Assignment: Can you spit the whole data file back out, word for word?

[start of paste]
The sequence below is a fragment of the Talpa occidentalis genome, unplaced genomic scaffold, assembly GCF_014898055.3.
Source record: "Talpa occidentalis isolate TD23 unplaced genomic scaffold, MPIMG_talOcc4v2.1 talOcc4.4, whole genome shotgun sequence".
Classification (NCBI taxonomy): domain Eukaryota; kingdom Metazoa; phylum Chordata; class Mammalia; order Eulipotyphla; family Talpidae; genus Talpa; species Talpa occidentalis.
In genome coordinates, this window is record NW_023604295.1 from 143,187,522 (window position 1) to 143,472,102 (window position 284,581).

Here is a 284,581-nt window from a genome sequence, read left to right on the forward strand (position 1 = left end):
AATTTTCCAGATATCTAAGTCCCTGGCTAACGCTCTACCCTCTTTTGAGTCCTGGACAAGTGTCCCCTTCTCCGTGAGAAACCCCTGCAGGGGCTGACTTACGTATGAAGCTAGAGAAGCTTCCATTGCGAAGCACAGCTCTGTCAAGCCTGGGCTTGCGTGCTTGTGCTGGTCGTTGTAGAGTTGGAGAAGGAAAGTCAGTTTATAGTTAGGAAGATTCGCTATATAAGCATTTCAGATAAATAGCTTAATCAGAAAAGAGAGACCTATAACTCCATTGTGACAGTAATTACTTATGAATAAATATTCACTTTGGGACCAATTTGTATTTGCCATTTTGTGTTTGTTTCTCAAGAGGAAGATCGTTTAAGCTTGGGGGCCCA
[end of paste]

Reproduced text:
The sequence below is a fragment of the Talpa occidentalis genome, unplaced genomic scaffold, assembly GCF_014898055.3.
Source record: "Talpa occidentalis isolate TD23 unplaced genomic scaffold, MPIMG_talOcc4v2.1 talOcc4.4, whole genome shotgun sequence".
Classification (NCBI taxonomy): domain Eukaryota; kingdom Metazoa; phylum Chordata; class Mammalia; order Eulipotyphla; family Talpidae; genus Talpa; species Talpa occidentalis.
In genome coordinates, this window is record NW_023604295.1 from 143,187,522 (window position 1) to 143,472,102 (window position 284,581).

Here is a 284,581-nt window from a genome sequence, read left to right on the forward strand (position 1 = left end):
AATTTTCCAGATATCTAAGTCCCTGGCTAACGCTCTACCCTCTTTTGAGTCCTGGACAAGTGTCCCCTTCTCCGTGAGAAACCCCTGCAGGGGCTGACTTACGTATGAAGCTAGAGAAGCTTCCATTGCGAAGCACAGCTCTGTCAAGCCTGGGCTTGCGTGCTTGTGCTGGTCGTTGTAGAGTTGGAGAAGGAAAGTCAGTTTATAGTTAGGAAGATTCGCTATATAAGCATTTCAGATAAATAGCTTAATCAGAAAAGAGAGACCTATAACTCCATTGTGACAGTAATTACTTATGAATAAATATTCACTTTGGGACCAATTTGTATTTGCCATTTTGTGTTTGTTTCTCAAGAGGAAGATCGTTTAAGCTTGGGGGCCCA